Kathleen and I are currently collaborating on a post about ordering garment labels. While making notes on all the things you need to know about ordering labels, we ended up discussing several technical terms that needed explanation. I am writing this as a precursor to the label post because I feel that logo/artwork design needs to be discussed first.
Good logo design is something I am passionate about. Having gone through the logo creation process for companies and products worth millions of dollars, where the company spent tens of thousands on a graphic artist, you learn an awful lot about logo design. I’m not talking about artistic merit or quality, I’m talking about practicality.
One thing you will notice about the logos that you know well -you know, the Nike swoosh, the AT&T globe, the Coca Cola logo, etc.- is that they are all bold and simple. You won’t find fancy things like photographs, gradients, tons of colors and the like. The logos are simple, they are easily scalable and they look clean in black and white.
A while back, Danielle posted a few logo designs for her hypothetical line. Most designers would shun such a simple label because they go for flash and aesthetic appeal but considering Danielle’s strong artistic background, you can appreciate that she obviously knows something about logo design, namely the challenges of using it.
Having said that we will run down a few tips on good logo design:
1. Your logo/artwork should look good in black and white and color. It should look crisp and clean in black and white. There will often be cases where your logo will not be reproduced in color (for example on faxed letterhead) and the logo should still be distinguishable in a crisp, black and white version.
2. Your logo/artwork should retain it’s visual integrity when scaled up or down. A logo that only looks good at very large or very small sizes is a bad logo.
3. Fine lines should be kept to a minimum, simply because as the logo is scaled down, they become less visible. Also, fine lines are difficult to reproduce on woven labels (and even printed labels in many instances).
4. Keep colors to a minimum. One or two color logos are less expensive to reproduce than full color logos, whether we’re talking about professional printing or labels. If you can, try to incorporate standard Pantone colors because “color matching” special Pantone colors usually results in additional charges. If you care to know the technical reason, it’s because when printing, ink comes in standard Pantone spot and process colors, all other colors are mixed using combinations of the standard ink colors. Thus, when you have to “color match” a Pantone color, the printer has to mix the ink to obtain that color, thus the charge. Additionally, many times thread (for woven labels) has to be dyed to match special Pantone colors.
In addition, when printing your logo (with the exception of digital printing), every color requires a separate “plate” (you will often hear the term “plate charges”). Every color, including black. So if you have a three color logo, you are looking at three plates. Printing plates or screens can cost anywhere from $30-50 and up. This is one reason that if you have a logo with multiple colors, it is advisable to have a black and white or single color version. Trust me, those elaborate logos are adorable, but you will hate set up charges as they can dramatically increase the cost of your printing when you are only printing a small quantity (500-1000 pieces).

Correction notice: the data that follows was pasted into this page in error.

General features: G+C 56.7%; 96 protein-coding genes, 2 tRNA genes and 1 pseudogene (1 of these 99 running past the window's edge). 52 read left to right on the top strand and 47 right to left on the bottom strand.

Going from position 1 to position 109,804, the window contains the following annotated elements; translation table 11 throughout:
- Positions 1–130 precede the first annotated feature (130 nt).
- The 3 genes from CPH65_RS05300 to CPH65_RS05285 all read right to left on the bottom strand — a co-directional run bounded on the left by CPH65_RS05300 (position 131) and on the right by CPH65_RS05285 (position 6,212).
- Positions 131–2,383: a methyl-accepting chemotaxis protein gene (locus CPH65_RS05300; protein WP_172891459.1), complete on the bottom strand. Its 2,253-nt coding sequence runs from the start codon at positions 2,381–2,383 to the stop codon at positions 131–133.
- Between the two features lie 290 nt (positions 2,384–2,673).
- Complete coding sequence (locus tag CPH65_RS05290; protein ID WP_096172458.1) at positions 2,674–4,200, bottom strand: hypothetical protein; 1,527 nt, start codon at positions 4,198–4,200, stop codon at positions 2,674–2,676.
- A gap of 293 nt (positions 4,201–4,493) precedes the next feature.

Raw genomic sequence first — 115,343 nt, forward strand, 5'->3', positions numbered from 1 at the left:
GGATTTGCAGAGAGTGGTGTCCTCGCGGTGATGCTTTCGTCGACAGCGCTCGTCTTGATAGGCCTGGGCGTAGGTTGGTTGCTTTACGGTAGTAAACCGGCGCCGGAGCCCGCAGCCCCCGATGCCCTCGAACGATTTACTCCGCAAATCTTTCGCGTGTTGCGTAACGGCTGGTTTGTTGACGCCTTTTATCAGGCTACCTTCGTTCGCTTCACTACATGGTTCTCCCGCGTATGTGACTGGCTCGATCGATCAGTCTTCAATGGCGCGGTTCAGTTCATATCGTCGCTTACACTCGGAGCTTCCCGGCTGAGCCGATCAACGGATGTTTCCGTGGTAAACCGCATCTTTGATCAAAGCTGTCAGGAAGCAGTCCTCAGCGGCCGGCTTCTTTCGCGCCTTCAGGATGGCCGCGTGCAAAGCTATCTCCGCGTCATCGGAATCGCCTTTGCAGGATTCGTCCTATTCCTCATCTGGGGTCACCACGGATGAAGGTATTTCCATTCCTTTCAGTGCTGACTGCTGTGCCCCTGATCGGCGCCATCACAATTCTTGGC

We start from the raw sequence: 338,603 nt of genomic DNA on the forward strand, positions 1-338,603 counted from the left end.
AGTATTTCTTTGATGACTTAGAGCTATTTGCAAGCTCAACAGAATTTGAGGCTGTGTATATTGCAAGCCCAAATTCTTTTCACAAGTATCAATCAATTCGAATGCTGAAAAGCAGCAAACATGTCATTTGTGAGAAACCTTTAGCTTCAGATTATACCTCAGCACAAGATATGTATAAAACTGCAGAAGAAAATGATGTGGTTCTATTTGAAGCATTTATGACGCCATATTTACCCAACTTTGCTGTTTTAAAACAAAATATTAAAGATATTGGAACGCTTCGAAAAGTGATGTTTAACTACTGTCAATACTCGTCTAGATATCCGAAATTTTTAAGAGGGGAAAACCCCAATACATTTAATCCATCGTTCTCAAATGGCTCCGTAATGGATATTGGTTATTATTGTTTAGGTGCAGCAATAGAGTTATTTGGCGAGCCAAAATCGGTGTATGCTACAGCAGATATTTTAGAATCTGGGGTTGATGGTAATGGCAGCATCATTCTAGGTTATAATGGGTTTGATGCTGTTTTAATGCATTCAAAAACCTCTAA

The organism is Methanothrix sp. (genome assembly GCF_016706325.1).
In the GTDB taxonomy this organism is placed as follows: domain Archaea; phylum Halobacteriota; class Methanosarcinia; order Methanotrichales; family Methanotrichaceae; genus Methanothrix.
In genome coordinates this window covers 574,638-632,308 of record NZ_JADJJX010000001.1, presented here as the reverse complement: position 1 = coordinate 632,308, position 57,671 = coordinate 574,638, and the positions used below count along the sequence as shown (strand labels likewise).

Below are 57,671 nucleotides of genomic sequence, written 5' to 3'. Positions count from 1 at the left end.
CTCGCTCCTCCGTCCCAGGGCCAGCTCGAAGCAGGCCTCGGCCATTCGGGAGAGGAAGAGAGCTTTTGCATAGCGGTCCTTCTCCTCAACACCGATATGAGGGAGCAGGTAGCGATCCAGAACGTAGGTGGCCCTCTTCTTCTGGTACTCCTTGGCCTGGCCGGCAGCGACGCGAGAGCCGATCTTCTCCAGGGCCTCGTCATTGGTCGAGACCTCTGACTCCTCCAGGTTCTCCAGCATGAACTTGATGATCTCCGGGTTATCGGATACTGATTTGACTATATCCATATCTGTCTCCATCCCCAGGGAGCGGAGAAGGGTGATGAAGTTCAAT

5. If your logo is complex, have an alternate version that is simple. I wish I could think of an example of a large company that does this, but nothing comes to mind off hand. Many companies that have a logo that includes both a graphic and text element, will also have a text only version of their logo.
6. Your logo should be in vector file format and if you can’t do that, you need a very high resolution pixel file (but you really, really, really should have a vector file). You can read more about vector files in this wikipedia article.
7. Your logo should be provided in an industry standard file format. This means that those of you creating your logos in Microsoft Word, or a cheap paint program, will usually not have the correct file format, nor the correct file specifications (image size, resolution, colors, etc.). When this happens the company working on your logo usually has to “fix” it and get it in the right format for printing. This usually results in high “artwork” charges. Since many companies don’t get the correct file formats, they end up incurring artwork charges every time they reproduce that logo.
Many people reading this are not learning something new, while some people are saying “oh you mean that clip art logo my friend’s son made for me won’t work?” Many people don’t end up with logo issues in the start up phase, but as they grow and move to professional reproduction (whether for printing or labels), they incur problems.
While every service company usually has an in house graphics department, person, or contracts out graphic work so they can accommodate any client, you are better off fixing your logo issues (if you have them) once, retaining copies of all the files they give you (they will usually provide different file formats upon completion) and eliminating issues associated with logo reproduction.
Now Kathleen and I can continue with the label design and ordering series…